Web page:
Posted by Tomaž | Categories: Analog | Comments »

Disabling TV audio squelch circuit

21.05.2017 14:33

I just don't have any luck with Maker Faires it seems. I had everything packed and prepared for the event last week and then spent the weekend in bed with a fever. Sincere appologies to anyone who wanted to see the Galaksija. I'm sure there were more than enough other interesting exhibitions to make the visit worth your time.

Galaksija screenshot

In the weeks leading to the Maker Faire I came across an old problem with the small analog TV (United UTV 6007) that I use with vintage computers. Ever since I first played with Galaksija's audio capabilities I noticed that sound gets very distorted when played through the TV speaker. I never really looked into it. I just assumed that perhaps voltage levels were wrong for line input or the high-frequency components of 1 bit music were interfering with something. Since I had Galaksija already setup on my bench, I decided to investigate this time. It turned out that a clean sine wave from a signal generator also sounded very choppy and distorted. On the other hand, audio from a DVD player sounded perfectly fine. This made me curious and I took the TV apart.

United UTV 6007 TV circuit board.

UTV 6007 is built around the CD5151CP integrated circuit. It's very similar to the camping set TV described in this post about adding a composite video input to it. The post on Bidouille.org also has links to a bunch of useful datasheets. UTV 6007 already has a composite video and an audio line input out of the box, which was one of the reasons I originally bought it.

Part of the UTV 6007 circuit board marked "hbb".

I traced the audio path on the board to this curious circuit near the volume knob. I'm not sure what "hbb" stands for, but the circuit has a squelch function. It mutes the speaker when there's no picture displayed. This makes the TV silent when it's not tuned to a channel instead of playing the characteristic white noise. It actually takes a surprising amount of real estate on the small PCB.

Audio amplifier and squelch circuit in UTV 6007

This is the relevant part of the circuit traced out. The squelch takes input from the sync. sep. output on the CD5151CP. This is probably a signal that contains only synchronization impulses separated out from the video. R1, C1, R2 and C2 form an impulse filter. Positive impulses between 150 μs and 5 ms will open Q1. This discharges C3. If no impulses are present, R3 will in about 14 ms charge C3 to the point that Q2 opens. Q2 shorts the audio amplifier input to ground, making the output silent.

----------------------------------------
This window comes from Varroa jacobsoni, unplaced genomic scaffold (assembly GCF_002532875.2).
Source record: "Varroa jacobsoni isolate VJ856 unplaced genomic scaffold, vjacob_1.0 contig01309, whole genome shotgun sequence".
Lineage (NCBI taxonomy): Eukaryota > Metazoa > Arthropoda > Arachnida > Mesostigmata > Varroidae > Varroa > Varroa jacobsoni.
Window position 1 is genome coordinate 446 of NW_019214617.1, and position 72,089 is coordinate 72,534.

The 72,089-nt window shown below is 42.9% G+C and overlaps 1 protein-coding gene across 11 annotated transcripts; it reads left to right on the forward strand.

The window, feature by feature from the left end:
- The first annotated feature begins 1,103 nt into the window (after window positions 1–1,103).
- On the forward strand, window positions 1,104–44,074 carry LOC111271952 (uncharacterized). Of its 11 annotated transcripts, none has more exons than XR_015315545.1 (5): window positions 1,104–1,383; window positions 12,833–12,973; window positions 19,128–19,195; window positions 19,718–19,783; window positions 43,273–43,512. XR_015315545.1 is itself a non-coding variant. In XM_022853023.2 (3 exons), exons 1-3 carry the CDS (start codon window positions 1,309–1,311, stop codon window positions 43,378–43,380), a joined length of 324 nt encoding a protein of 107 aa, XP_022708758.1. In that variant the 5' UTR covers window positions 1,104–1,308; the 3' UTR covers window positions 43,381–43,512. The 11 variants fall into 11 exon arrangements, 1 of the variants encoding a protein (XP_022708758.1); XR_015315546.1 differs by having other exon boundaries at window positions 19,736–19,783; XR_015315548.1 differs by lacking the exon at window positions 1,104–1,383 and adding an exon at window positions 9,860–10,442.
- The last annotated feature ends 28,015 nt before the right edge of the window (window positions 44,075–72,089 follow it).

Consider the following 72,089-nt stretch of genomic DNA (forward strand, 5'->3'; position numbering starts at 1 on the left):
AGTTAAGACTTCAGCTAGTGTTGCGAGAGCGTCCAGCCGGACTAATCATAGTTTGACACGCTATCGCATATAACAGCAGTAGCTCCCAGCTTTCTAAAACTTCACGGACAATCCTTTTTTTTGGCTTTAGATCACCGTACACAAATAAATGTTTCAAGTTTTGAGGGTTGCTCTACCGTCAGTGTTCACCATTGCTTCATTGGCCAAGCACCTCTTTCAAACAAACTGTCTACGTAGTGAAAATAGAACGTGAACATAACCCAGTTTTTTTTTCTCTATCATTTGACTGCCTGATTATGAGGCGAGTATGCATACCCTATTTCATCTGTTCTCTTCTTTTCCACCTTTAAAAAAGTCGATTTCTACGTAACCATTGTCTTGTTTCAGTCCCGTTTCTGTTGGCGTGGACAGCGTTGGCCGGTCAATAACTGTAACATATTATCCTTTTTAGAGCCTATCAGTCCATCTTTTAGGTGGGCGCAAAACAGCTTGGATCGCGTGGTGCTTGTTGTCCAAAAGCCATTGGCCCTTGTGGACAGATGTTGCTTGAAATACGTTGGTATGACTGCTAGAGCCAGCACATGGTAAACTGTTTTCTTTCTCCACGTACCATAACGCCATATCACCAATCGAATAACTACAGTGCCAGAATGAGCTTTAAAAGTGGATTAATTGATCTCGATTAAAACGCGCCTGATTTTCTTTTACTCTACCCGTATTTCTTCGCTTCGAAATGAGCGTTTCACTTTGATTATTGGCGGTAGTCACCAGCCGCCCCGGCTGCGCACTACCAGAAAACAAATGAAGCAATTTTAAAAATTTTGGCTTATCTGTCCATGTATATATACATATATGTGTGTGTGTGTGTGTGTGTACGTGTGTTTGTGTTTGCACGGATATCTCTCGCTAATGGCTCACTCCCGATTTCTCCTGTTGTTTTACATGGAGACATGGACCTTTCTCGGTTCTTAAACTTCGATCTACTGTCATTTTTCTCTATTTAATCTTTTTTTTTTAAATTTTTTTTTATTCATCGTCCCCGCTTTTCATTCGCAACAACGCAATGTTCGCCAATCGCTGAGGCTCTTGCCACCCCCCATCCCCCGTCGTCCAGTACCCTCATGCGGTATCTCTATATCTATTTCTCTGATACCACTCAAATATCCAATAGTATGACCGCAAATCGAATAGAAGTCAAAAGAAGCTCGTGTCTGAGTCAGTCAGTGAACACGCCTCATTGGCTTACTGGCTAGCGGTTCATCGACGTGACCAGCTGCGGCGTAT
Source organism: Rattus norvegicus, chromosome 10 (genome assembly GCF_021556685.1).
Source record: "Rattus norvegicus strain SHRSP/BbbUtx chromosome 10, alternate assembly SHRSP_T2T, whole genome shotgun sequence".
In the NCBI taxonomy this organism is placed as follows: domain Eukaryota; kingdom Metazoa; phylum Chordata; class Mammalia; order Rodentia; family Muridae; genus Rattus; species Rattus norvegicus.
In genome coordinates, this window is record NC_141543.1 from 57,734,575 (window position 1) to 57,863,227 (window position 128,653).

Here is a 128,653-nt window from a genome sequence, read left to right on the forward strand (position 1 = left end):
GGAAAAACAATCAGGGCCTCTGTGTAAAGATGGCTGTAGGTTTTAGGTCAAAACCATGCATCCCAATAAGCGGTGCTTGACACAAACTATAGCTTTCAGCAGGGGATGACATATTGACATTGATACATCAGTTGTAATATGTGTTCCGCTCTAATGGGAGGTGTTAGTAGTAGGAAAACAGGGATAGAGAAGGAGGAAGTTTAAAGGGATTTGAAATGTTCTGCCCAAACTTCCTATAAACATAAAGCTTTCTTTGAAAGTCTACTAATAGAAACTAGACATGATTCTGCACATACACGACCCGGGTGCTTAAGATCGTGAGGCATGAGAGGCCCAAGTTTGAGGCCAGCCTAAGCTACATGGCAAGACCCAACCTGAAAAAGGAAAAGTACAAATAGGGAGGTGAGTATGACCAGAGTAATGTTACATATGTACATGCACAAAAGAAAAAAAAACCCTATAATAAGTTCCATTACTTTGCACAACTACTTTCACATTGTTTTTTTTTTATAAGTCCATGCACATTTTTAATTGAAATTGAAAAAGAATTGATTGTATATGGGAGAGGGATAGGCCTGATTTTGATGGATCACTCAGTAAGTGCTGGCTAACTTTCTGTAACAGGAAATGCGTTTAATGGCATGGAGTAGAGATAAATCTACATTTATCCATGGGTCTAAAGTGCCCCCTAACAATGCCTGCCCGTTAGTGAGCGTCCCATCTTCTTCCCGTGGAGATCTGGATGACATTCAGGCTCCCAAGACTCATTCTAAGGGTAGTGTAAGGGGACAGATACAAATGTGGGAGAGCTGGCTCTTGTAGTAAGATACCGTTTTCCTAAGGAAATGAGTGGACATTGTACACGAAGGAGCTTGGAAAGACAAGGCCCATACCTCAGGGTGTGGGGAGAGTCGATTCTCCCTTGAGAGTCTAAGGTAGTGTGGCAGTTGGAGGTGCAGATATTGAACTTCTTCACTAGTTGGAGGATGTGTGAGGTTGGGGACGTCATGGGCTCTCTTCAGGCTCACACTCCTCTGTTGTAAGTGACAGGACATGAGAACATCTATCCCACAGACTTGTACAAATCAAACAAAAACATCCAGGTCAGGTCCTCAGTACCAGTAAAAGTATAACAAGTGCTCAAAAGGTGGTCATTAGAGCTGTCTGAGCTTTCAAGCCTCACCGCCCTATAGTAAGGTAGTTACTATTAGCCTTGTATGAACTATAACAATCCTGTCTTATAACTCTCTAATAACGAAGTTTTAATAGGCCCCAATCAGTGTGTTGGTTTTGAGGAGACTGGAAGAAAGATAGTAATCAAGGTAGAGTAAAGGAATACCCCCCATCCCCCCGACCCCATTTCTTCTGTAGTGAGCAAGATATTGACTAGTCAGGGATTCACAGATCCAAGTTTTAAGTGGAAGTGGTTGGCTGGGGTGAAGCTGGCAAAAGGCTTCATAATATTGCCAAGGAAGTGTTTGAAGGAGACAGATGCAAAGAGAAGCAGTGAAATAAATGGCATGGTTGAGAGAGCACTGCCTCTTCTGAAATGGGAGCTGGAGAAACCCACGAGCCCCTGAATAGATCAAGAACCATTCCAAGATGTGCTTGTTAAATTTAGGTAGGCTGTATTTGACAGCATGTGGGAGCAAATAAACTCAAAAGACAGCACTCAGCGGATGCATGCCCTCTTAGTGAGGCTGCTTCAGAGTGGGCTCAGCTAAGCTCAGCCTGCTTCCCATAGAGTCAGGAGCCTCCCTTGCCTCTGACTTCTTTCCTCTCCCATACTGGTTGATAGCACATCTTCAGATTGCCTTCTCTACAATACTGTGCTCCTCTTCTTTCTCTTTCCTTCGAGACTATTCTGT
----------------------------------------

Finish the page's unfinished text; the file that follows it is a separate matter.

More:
Q2 seems somewhat odd, since its collector doesn't have any bias current. So at first glance it appears that it would not be able to ground negative half waves of the audio signal. However, D386 amplifier has a bipolar differential input stage that sources base current. Apparently that provides sufficient collector current for Q2. In fact, the audio circuit (without the squelch) is identical to one of the D386 reference designs.

These timings suggest that the circuit detects vertical video synchronization. Unfortunately, the compact design of the TV makes it non-trivial to power it up while the circuit board is accessible. I didn't want to bother with any special setup, so I don't have any actual measurements. Sound distortion suggested that Galaksija's video signal was making this circuit erroneously trigger for a short time once every frame, which made for a choppy sound. Galaksija's video is in fact somewhat out-of-spec (for instance, it's progressive scan instead of interlaced).

Since I was not sure which timing exactly was the culprit, I opted to simply disable the circuit. I guess in the age of digital TV some untuned television noise just adds to the retro style of the whole setup. To disable the squelch I removed the R3 resistor. Without it, Q2 can't get any base current and hence always remains closed. A quick test confirmed that with that modification in place Galaksija sounds as it should on the TV speakers.

Posted by Tomaž | Categories: Analog | Comments »

Phase noise in microcontroller ADCs

17.04.2017 19:44